Little White Lies

It would take an exceptional film to make up for the chaos before Little White Lies (Les petits mouchoirs) premiered at the Toronto International Film Festival. Roy Thomson Hall’s projector could not carry the subtitled version and so most attendees walked over to Scotiabank Theatre for a more intimate screening and Q&A session. If you ever want your faith in humanity’s goodwill challenged then watch 500 angry TIFF ticket holders storm a cineplex. It reminded me of the wildebeast scene from The Lion King.

Thankfully Guillaume Canet‘s (Tell No One/Ne le dis à personne) tragicomedy was fine enough to merit the wait and interesting enough for the hassle. Inspired by the sprawling ensemble narratives of films like The Big Chill, actor-turned-director Canet explores the bonds and tensions between a group of old friends on vacation. One of them (Jean Dujardin as Ludo) is semi-comatose in Paris because of a motorcycle accident. The slow-burning guilt they feel for abandoning him becomes a subtle catalyst for coming to terms with their own problems.

Les petits mouchoirs benefits from being packed full of French acting talent. François Cluzet, lead from Ne le dis à personne, is Max, the richest of the bunch and hosts the vacation from his cottage on the beaches of Lège-Cap-Feret. Vincent (a sincere performance by Benoît Magimel) confesses his homoerotic feelings to Max while insisting he’s “not gay”. Cluzet’s growing look of alarm in that scene is classic. His Max firmly believes himself to be a victim of misfortune, a host-as-martyr who wants his guests to feel bad for mooching off his money.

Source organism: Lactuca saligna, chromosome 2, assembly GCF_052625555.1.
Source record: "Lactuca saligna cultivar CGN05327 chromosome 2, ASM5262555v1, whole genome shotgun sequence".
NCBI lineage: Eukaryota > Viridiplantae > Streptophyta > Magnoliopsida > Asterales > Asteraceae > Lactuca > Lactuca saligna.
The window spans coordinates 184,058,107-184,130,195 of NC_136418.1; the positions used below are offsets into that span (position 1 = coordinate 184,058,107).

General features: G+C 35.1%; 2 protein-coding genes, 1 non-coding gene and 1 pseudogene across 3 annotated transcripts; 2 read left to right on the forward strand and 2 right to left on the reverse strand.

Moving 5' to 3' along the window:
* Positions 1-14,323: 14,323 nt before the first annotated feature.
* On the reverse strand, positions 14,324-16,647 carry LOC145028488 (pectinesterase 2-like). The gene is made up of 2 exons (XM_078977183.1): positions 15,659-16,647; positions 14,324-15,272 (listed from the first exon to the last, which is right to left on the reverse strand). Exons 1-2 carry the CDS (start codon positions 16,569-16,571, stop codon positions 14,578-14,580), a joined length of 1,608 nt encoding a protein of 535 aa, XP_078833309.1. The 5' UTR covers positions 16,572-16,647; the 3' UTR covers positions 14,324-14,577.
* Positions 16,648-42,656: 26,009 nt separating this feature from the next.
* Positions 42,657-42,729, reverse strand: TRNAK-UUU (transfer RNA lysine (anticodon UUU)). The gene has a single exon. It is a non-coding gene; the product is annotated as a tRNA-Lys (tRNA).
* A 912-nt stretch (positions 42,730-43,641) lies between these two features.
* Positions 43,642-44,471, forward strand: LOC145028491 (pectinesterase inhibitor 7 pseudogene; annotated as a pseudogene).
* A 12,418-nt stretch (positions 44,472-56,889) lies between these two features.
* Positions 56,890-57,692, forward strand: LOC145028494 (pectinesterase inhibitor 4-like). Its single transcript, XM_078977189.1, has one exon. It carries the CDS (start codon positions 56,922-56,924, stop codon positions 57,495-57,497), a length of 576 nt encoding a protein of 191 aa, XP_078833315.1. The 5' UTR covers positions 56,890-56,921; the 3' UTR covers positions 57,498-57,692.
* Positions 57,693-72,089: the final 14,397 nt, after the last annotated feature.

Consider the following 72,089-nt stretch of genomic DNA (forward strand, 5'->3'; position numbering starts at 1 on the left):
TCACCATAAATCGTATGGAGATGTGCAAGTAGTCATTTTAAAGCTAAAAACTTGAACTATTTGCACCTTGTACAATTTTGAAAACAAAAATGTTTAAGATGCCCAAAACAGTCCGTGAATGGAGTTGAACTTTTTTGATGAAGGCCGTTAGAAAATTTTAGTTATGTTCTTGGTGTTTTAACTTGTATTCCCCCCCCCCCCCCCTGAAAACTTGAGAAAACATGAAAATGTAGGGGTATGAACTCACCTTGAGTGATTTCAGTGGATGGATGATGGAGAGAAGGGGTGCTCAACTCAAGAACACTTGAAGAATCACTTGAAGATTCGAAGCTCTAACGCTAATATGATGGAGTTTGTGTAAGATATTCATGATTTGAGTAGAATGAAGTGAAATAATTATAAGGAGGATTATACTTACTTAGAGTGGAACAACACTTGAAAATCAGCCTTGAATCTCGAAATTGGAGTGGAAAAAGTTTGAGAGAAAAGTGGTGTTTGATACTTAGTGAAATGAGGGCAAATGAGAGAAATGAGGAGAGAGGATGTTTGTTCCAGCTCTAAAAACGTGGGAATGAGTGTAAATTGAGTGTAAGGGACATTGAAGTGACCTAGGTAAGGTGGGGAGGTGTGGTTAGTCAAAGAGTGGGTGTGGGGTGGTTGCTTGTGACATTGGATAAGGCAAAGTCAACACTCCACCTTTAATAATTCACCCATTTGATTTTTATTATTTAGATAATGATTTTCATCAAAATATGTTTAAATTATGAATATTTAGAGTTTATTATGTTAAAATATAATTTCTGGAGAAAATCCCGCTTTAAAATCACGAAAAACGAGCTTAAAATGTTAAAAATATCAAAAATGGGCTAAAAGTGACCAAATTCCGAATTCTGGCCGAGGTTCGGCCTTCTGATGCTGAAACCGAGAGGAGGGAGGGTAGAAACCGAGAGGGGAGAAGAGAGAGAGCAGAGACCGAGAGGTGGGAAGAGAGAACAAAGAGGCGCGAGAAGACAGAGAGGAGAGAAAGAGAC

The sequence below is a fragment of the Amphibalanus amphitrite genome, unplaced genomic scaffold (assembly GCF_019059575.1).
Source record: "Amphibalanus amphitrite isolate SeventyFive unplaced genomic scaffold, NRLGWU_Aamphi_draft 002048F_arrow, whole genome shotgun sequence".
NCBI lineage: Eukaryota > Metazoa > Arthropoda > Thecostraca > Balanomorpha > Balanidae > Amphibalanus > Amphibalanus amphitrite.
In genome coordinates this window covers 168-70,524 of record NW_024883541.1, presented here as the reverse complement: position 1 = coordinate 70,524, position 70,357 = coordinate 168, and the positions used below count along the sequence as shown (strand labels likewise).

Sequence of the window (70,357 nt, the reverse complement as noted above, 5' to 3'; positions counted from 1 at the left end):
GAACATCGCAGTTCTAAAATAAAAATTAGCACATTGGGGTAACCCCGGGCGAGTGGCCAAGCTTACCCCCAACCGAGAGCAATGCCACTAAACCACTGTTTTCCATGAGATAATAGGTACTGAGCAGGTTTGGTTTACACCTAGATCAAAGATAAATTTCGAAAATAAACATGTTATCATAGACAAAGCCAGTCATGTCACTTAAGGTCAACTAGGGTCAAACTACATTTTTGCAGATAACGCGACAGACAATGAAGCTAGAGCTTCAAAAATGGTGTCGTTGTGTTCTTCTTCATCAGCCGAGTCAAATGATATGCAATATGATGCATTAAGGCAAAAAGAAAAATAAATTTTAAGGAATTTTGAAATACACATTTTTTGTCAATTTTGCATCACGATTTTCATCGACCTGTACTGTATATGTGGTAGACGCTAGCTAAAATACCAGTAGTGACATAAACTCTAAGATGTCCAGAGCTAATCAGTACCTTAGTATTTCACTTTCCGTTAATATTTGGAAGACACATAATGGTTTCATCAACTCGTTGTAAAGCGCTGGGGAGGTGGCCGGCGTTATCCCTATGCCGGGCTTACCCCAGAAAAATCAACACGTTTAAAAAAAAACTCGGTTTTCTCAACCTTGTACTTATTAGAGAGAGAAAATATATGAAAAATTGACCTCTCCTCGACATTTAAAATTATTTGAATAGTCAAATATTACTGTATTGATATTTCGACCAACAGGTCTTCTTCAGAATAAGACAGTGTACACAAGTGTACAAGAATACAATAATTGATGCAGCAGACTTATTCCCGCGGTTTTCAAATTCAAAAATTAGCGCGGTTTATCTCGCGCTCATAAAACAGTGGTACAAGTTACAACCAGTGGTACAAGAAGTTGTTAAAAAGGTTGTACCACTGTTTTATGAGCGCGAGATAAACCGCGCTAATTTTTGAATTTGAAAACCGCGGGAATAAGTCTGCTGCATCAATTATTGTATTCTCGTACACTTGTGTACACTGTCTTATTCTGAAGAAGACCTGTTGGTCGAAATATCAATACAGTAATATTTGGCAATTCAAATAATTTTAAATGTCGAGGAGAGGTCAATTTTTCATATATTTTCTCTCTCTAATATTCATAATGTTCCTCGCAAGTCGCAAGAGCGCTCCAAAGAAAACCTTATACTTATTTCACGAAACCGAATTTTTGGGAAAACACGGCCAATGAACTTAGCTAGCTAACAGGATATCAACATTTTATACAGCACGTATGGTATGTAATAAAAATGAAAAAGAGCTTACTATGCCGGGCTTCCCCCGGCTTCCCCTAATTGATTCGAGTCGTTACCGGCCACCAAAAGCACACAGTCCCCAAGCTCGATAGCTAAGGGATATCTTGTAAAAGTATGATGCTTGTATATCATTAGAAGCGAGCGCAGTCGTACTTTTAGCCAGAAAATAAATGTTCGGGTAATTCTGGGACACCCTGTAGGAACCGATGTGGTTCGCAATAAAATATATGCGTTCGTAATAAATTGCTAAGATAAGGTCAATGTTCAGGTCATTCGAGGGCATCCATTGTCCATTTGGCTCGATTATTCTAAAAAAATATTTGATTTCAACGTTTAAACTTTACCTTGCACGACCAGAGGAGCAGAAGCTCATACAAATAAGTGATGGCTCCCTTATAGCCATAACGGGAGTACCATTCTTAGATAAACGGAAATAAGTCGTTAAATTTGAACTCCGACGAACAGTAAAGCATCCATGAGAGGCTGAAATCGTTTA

Also in the mix is a woman drawing closer to becoming the best actress of her generation with every role. Mastering each small gesture and glance, Marion Cotillard commands the screen as volatile Marie, Ludo’s former lover. Great acting, she proves, is all in the details: a hand repositioning itself over a mouth, a stare held for one second too long. She is dogged by best friend Éric, Gilles Lelouche as a wild libertarian who wants to sleep with her. “If we fuck, then what?” asks Marie while smoking a hand-rolled cigarette. Éric smiles mischievously and raises his eyebrows.

It is sly moments like these that are bread and butter in a film obsessed with friendship and its limits. Juggling multi-stranded plots is never easy, and Canet can not keep every ball in the air. The awkwardness between Max and Vincent is mostly passed off for laughs and only in one incendiary scene is treated with gravity. Other threads are packaged too nicely. Antoine (a childish Laurent Lafitte) pines for Juliette (Louise Monot), a long-term love on the verge of marrying another man. He drives to her door and gives her the night to decide her man. Guess what happens the following morning when Antoine is just about to drive away. This feels more Hollywood rom com than French relationship film. Unfortunately Clanet tends to let his actors talk for too long and then checks his watch, sweats, and stamps on a resolution.

As for the final conclusion, Canet is content to leave a few things hanging. There are tears (lots of them), reconciliation, remorse, and a bittersweet tone that is perfect the difficulties of friendship. Whether conscious or not, the decision to leave some loose ends could be a sign of maturity. Despite all their issues, these companions could leave us with a group hug even if their travails linger on our minds.

Little White Lies played at Roy Thomson Hall Saturday September 11th. It also plays 10am  September 13th and 2:45 pm Saturday September 18th at Scotiabank Theatre.

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Filed under New Ones, TIFF 2010

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